Should schools extend their operating hours?

Should schools extend their operating hours?

With more working parents moving into the city suburbs, before and after care options at schools is becoming increasingly important, says Greg Whitby, Catholic Education’s executive director of schools.

To address this need, Catholic Education Diocese of Parramatta – which covers 80 primary and high schools, about 40,000 students and more than 4,000 teachers – is about to change the game by opening a new school with a revolutionary model.

St Luke’s Catholic Learning Community, which is located in Marsden Park, Sydney, is due to open in February as the first western Sydney school to operate from 6am through to 6pm – catering for the region’s busiest working families.

Greg Whitby, executive director of schools at the Catholic Education Office in Parramatta, told The Educator that the decision was made after consultation with the school and its community, which agreed that the idea was an “elegant yet simple solution” to the issues that they faced.

“If you look at contemporary schools, they’re 9am-3pm businesses, five days a week, ten weeks a term, four terms and then four weeks holiday – but things are changing,” he said, adding the traditional model of schooling was “broken”.

“Living in the 21st century, it’s clear to see that the nature of society and work is very different from what it used to be.”

‘Why not try something different?’

Whitby pointed out that in order to facilitate the needs of working parents, the concept of Out Of School Hours Care [OOSHCs] facilities was created.

However, he said that the number of legislative requirements had complicated the model without relieving the stress that families were continuing to experience.   

“Bearing in mind that we were about to opening a new learning environment, we asked: ‘why do we have to do what we’ve always done?’ and ‘what opportunity is there to transform and change the model?’” he said.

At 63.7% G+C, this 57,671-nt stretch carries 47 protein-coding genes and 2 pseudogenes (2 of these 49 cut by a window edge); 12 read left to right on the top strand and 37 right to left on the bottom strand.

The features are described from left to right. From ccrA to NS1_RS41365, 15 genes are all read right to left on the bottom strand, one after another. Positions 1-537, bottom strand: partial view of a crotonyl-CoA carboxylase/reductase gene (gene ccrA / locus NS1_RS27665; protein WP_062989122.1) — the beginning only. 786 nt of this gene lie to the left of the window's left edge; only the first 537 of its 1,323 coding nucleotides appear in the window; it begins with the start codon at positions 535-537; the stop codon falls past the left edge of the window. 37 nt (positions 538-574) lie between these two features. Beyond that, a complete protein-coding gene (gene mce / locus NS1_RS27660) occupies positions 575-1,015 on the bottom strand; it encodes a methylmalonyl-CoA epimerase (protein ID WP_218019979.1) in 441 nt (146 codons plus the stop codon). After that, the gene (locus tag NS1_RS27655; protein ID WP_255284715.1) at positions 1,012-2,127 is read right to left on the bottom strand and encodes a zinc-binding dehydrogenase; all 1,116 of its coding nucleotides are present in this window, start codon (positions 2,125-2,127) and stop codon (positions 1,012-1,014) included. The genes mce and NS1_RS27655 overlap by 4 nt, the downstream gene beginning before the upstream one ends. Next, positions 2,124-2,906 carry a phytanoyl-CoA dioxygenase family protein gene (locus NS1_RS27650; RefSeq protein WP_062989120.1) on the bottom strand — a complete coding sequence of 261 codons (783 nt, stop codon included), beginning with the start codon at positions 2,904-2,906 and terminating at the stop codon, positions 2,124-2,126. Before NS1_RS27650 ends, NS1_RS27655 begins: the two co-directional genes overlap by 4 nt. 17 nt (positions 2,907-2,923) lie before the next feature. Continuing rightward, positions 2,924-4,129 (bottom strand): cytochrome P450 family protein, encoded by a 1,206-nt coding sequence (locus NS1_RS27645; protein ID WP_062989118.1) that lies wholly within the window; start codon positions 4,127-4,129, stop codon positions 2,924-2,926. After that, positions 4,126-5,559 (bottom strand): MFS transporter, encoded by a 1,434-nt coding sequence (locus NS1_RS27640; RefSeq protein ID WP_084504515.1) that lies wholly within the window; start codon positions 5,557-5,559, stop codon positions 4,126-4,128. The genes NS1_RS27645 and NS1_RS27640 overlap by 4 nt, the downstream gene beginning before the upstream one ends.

“We then realised that if the operating hours were 6am to 6pm, the school would not require an OOSHC. This solved all of the issues we were facing, because it meant that we no longer have to worry about the OOSHCs regulations.”

Whitby added that parents were also ecstatic because they no longer had to worry about rushing between an OOSHC and a school.

“Some parents may have kids in several different OOSHC, which means more rushing around. This way, they’d just go to school from 6am to 6pm.”

And it’s not just St Luke’s Catholic Learning Community that will offer this flexibility to parents, explained Whitby: “We have several schools on the drawing board that will be opened, and each of these will have the same model.”

Massive community support

Whitby said that while much of the groundwork for the model had been laid, he and his executive were still looking at how the schools would be staffed.

However, he added that “innovative environments attract innovative types” and that there was no doubt there would be teachers putting their hands up for the late and early shifts.

“Yes, we had to change everything, but that’s what happens when you transform things. When we went to the moon, we gave up improving the steam engine because we had to build a rocket, so we had to learn how to build a rocket,” he said.

“That’s exactly what we’re doing here. We’ve entered new territory, but the staff and school community are all onside. They’re solving all the problems that people thought were impossible.

“This way of schooling recognises the nature of the way people work. We’re actually trying to bring schools into the 21st century and put that service to the community rather than parents being the servants of schools who refuse to change.”

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